I received a copy of this book from the author in exchange for an honest review.
There were a lot of good ideas in this book - the general premise, the school for dreamscapers -- basically people who shape all dreams -- which can be visited either in either lucid dreams or in one's physical body, the Sandstorm prison, the "haunted house", just to name a few. Apart from a few things that were not fully explained, this book did at least do a good, largely well-paced job of fantasy-world-building (and for a book this long, it better have).
Unfortunately, for me, the good ideas did not trump the poor execution. There were problems with grammar, punctuation, various "isms", characterization, POV-jumping -- you name it and it was problematic. It feels like this book was never edited or proofed at all. In fact, all of this was so bad that I actually feel a bit used. It's as if the author is using his Read-2-Reviewers as editors, rather than sending a real finished book out into the world.
Aside from grammar, punctuation, and word-choice problems, this was just WORDY WORDY WORDY. I'm not sure how to best describe this... It was like, the author was watching his story as a movie in his head and trying to describe every action with as much detail as possible so that his readers would be able to mentally replicate his vision. I'm sure that this comes from a good place - that the author loves his created world so much that he wants to render it exactly - but it's really a snooze to read, and takes away readers' ability to imagine and perhaps love this world, too. Description is nice; too much description is not, and can even border on insulting. There is also a lot of e-ink wasted on unfunny jokes.
Related to the "wordy" problem is that many of the characters speak in really affected ways. They tend to speechify, for example, and those who do not speechify go the opposite direction, not speaking enough and being given to giggling and catchphrases. The two extremes also tend to be divided along gender lines, too. Another problem concerning character voices is the rather unfortunate coding of certain characters as black via some really offensive linguistic stereotyping. At one point during a battle towards the end, I half-expected one character to shout of "I don't know nothin' 'bout birthin' no babies!" (And though it's not a linguistic issue, this book also has racially problematic tones in its portrayal of skinwalkers, due to a too-heavy reliance on the Magical Native American trope.)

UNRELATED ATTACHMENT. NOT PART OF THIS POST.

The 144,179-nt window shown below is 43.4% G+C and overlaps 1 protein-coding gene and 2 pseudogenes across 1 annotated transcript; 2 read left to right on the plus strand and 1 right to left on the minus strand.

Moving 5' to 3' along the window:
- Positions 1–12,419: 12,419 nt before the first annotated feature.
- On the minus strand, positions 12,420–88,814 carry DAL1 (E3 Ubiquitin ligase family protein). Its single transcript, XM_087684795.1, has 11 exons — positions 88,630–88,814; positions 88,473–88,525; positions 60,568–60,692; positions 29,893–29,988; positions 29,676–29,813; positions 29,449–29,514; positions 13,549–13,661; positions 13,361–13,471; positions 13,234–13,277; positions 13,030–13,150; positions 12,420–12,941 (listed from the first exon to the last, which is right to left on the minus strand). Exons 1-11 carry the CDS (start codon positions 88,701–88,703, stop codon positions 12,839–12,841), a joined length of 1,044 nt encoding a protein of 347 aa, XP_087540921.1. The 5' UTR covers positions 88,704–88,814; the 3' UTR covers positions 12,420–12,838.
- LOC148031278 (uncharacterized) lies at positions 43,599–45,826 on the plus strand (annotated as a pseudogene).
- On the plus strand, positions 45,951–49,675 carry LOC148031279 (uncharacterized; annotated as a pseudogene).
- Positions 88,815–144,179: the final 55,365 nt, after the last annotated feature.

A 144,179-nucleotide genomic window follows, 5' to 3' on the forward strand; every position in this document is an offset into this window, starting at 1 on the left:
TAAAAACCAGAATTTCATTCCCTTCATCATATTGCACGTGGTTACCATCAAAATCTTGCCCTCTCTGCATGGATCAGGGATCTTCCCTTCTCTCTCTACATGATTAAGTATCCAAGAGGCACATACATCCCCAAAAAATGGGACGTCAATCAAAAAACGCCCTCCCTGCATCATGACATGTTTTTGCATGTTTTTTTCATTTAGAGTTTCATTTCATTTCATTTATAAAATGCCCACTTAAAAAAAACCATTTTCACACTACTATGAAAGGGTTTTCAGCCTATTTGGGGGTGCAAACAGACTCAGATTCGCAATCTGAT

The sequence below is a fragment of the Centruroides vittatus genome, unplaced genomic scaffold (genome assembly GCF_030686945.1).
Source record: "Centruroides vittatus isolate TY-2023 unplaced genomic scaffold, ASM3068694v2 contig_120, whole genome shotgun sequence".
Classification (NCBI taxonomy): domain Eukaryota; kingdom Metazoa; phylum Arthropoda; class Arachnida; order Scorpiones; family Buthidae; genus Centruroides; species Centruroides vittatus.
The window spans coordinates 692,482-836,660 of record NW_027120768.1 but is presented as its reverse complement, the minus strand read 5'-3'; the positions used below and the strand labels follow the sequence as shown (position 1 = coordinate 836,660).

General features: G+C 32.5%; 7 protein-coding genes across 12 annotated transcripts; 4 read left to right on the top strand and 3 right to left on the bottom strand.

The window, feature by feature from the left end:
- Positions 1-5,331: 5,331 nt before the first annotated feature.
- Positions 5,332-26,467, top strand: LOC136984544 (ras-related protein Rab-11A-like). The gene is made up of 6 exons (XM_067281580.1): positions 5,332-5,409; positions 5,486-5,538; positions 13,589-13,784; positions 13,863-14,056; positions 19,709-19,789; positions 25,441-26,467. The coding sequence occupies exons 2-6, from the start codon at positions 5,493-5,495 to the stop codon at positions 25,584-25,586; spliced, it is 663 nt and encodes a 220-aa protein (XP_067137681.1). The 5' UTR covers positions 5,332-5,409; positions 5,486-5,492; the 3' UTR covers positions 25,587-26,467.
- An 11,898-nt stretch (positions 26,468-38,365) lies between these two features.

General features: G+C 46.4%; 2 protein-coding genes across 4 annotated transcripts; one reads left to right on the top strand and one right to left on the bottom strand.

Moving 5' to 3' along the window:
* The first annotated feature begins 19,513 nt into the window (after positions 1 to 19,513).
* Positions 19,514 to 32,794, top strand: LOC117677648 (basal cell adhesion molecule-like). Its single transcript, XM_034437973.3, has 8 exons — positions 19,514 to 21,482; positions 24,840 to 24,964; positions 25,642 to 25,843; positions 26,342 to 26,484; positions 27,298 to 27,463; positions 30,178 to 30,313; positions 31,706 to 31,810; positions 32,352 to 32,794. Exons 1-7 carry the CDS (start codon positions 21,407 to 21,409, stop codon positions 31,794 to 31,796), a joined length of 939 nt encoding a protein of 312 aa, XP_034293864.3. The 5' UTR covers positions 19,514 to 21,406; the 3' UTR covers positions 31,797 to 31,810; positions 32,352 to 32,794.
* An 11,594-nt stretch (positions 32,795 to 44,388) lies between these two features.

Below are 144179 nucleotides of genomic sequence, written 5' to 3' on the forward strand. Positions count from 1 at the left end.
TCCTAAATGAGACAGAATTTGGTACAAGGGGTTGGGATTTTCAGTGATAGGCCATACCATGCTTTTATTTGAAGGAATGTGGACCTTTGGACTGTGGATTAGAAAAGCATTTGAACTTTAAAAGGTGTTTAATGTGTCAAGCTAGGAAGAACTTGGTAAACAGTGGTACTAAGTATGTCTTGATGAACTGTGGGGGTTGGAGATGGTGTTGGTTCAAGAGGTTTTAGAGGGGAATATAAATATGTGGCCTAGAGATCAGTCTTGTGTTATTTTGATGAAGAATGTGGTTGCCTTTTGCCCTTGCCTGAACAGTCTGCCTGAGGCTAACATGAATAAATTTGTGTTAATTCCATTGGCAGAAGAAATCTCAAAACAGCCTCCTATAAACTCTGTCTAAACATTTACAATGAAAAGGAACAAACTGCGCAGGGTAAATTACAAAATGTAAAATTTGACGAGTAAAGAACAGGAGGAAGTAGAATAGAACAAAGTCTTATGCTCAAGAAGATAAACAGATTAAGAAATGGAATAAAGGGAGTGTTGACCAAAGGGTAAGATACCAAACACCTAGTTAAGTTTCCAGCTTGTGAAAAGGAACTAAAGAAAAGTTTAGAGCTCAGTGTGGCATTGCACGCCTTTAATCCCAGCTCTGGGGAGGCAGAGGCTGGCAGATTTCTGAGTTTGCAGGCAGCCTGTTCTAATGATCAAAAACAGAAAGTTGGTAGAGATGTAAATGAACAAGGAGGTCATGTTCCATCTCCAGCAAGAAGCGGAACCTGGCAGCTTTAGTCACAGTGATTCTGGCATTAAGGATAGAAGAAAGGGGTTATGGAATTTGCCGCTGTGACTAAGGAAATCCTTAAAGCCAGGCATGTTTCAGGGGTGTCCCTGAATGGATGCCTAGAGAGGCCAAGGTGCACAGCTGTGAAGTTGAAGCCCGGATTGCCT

I won't go into more detail regarding inconsistent and/or unrealistic characterizations, which abound, but I will say that this issue is not helped by the random POV-jumping. The book is basically from Matthew Namely's POV, but there are also very frequent injections of other characters' motivations and feelings, usually but not always when they are about to perform an action or speak to Matthew, that Matthew would not be able to know. These are seemingly accidental; I get the impression that the author just didn't realize he was doing it, or that he would have to make a conscious decision about whether to go with a straight-on Matthew POV or an omniscient narrator. Or, just completely rearrange the structure of the book so as to have different scenes shown from different POV's. Again, I think this stems from the author's "movie in his head". That is, when one is watching a movie that has a central POV, one can still get camera shots of other characters' faces, which can reveal their secret motivations and feelings to the audience, if not to the central character. Unless you're writing a screenplay, this is a lot harder to pull off on the page.
I have been waffling back and forth between giving this 1 or 2 stars, because even though I didn't like it and found it a struggle to keep reading, I did like some of the ideas and scenes. I wish I could give it 1.5. I am perplexed by the number of good reviews that other readers have given this book. The problems were just WAY too much for me.
(reviewed 36 days after purchase)